Science report suggests that the Sun will absorb the Earth in 7.6 billion years. Credit: LaserGuided/Flickr.
There currently isn’t a sun cream in existence with sufficient factor value to counteract the upcoming bombardment our solar system’s star will eventually unleash upon the Earth, according to predictions issued by astronomers at the University of Sussex.
We can only hope that 7.6 billion years of evolution, which is how long those astronomers are suggesting it will take for the expanding Sun to absorb the Earth, is sufficient time to see mankind long since gone amid the stars.
According to Dr. Robert Smith, Emeritus Reader in Astronomy, previous calculations related to the expansion of the Sun indicated that although the Earth would be burnt to a crisp, it would likely be spared from total destruction. However, the university team now believes that the outer atmosphere of the dying star will actually cause Earth to drift into the Sun.
“We showed previously that, as the Sun expanded, it would lose mass in the form of a strong wind, much more powerful than the current solar wind. This would reduce the gravitational pull of the Sun on the Earth, allowing the Earth's orbit to move outwards, ahead of the expanding Sun,” explained Dr. Smith in the new science paper, which was co-written with Dr. Klaus-Peter Schroeder.
“If that were the only effect the Earth would indeed escape final destruction. However, the tenuous outer atmosphere of the Sun extends a long way beyond its visible surface, and it turns out the Earth would actually be orbiting within these very low density outer layers. The drag caused by this low-density gas is enough to cause the Earth to drift inwards, and finally to be captured and vaporised by the Sun.”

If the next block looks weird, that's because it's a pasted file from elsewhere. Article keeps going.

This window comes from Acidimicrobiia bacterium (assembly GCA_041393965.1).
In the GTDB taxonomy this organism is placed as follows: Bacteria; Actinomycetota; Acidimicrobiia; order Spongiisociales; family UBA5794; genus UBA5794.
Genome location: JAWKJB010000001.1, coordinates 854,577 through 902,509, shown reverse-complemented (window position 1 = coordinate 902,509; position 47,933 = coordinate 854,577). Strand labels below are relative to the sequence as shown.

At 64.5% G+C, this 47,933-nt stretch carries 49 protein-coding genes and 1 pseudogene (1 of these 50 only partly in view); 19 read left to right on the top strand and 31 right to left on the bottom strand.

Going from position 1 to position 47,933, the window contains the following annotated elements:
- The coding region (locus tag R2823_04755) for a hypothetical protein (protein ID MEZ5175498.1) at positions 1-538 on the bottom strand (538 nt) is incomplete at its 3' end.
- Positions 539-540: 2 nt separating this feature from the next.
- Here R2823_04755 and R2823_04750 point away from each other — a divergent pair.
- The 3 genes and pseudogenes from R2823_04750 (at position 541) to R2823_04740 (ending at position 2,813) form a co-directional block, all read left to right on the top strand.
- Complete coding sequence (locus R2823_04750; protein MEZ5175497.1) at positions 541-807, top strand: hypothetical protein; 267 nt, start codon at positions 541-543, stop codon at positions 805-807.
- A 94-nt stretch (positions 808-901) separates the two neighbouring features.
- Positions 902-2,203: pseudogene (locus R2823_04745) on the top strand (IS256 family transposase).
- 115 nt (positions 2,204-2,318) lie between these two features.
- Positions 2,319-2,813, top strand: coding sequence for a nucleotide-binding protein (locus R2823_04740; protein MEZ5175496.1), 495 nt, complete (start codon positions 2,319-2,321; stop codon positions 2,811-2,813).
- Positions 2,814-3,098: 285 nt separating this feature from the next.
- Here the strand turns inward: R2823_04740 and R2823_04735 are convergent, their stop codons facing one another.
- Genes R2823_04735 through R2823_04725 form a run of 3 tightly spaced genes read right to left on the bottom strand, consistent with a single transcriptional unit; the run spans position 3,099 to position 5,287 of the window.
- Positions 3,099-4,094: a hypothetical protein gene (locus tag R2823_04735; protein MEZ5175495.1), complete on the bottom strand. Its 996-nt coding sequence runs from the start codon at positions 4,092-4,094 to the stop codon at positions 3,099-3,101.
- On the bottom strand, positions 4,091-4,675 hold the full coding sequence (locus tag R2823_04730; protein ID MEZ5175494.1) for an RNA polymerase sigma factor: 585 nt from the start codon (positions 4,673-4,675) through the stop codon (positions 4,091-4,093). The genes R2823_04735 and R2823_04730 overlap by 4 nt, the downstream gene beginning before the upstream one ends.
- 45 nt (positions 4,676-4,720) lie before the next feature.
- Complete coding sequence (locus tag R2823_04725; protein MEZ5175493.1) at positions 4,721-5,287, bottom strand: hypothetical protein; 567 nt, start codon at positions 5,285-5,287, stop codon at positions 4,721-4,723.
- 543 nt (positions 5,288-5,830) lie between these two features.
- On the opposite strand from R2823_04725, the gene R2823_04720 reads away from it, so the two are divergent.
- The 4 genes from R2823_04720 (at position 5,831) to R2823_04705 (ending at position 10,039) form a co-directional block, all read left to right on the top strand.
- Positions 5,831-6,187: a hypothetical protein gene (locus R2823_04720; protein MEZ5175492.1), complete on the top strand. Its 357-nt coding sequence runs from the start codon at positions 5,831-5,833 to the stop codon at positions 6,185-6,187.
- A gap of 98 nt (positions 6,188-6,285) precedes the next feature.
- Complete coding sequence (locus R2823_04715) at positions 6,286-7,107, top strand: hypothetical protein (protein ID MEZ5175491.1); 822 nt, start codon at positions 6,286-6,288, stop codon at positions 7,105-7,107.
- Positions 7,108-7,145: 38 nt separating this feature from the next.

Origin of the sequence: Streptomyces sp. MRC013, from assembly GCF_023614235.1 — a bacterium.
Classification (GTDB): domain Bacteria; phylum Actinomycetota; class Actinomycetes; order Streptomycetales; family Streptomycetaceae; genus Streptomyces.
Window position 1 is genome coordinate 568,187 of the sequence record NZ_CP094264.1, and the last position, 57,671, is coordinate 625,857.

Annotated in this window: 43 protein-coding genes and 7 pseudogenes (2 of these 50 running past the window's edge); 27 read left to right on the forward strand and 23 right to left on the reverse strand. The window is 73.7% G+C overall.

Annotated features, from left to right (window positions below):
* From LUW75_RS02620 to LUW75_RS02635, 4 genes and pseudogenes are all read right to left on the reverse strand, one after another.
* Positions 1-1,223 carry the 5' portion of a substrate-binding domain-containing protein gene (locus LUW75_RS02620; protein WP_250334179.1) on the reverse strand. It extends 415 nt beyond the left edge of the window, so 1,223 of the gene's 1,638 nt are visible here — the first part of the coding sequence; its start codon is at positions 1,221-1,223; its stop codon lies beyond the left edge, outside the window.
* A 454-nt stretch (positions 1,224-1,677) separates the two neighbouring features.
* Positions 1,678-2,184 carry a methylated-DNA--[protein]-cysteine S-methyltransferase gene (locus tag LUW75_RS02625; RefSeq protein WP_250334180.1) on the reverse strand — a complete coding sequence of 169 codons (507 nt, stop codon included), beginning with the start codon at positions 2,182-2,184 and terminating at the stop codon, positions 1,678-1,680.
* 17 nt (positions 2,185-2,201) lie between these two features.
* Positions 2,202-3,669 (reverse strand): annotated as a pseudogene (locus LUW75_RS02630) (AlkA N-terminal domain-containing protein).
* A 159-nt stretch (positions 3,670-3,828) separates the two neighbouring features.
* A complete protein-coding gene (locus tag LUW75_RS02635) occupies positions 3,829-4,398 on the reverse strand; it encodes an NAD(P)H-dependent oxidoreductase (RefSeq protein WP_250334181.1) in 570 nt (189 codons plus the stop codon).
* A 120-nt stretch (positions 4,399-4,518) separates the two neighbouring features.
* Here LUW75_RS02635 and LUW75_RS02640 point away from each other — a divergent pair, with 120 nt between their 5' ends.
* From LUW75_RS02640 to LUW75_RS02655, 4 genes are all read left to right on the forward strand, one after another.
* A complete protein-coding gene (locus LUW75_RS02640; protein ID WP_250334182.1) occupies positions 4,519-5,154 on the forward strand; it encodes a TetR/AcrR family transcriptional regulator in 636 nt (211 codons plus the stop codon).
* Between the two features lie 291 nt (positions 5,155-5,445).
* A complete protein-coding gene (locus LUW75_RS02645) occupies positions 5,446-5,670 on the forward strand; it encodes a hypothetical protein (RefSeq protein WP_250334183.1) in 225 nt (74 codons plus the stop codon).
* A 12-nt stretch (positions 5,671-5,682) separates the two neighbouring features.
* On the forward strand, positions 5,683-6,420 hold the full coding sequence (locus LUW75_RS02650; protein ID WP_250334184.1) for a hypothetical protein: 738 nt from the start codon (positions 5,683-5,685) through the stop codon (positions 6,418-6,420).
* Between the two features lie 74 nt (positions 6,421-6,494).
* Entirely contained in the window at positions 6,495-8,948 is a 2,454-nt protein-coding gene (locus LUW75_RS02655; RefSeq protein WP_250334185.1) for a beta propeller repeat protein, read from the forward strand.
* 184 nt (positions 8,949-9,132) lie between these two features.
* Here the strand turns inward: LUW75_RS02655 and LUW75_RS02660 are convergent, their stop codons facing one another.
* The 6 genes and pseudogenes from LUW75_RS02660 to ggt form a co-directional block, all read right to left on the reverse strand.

7.6 billion years is some way off and people are unlikely to be overly concerned by the paper’s prediction, which is compounded by the fact that scientists believe the Sun’s gradual expansion will turn Earth into a barren and uninhabitable rock in around 1 billion years.
While the extinction of mankind and the destruction of Earth appear certainties, Dr. Smith offers that a team working out of Santa Cruz University believe it’s possible to prolong the planet’s survival by a further 4 billion years if man can periodically harness the gravitational effects of a passing asteroid to nudge Earth’s orbit so that it slowly moves away from the Sun.
Conceding that the plan sounds like science fiction, Dr. Smith maintains that “the energy requirements are just about possible and technology could be developed over the next few centuries” to make it a reality. However, he also warns that miscalculations could see the asteroid fatally impact the Earth, reports Science Daily, before suggesting that “a fleet of interplanetary ‘life rafts’ could manoeuvre themselves always out of the reach of the Sun,” as a much safer solution.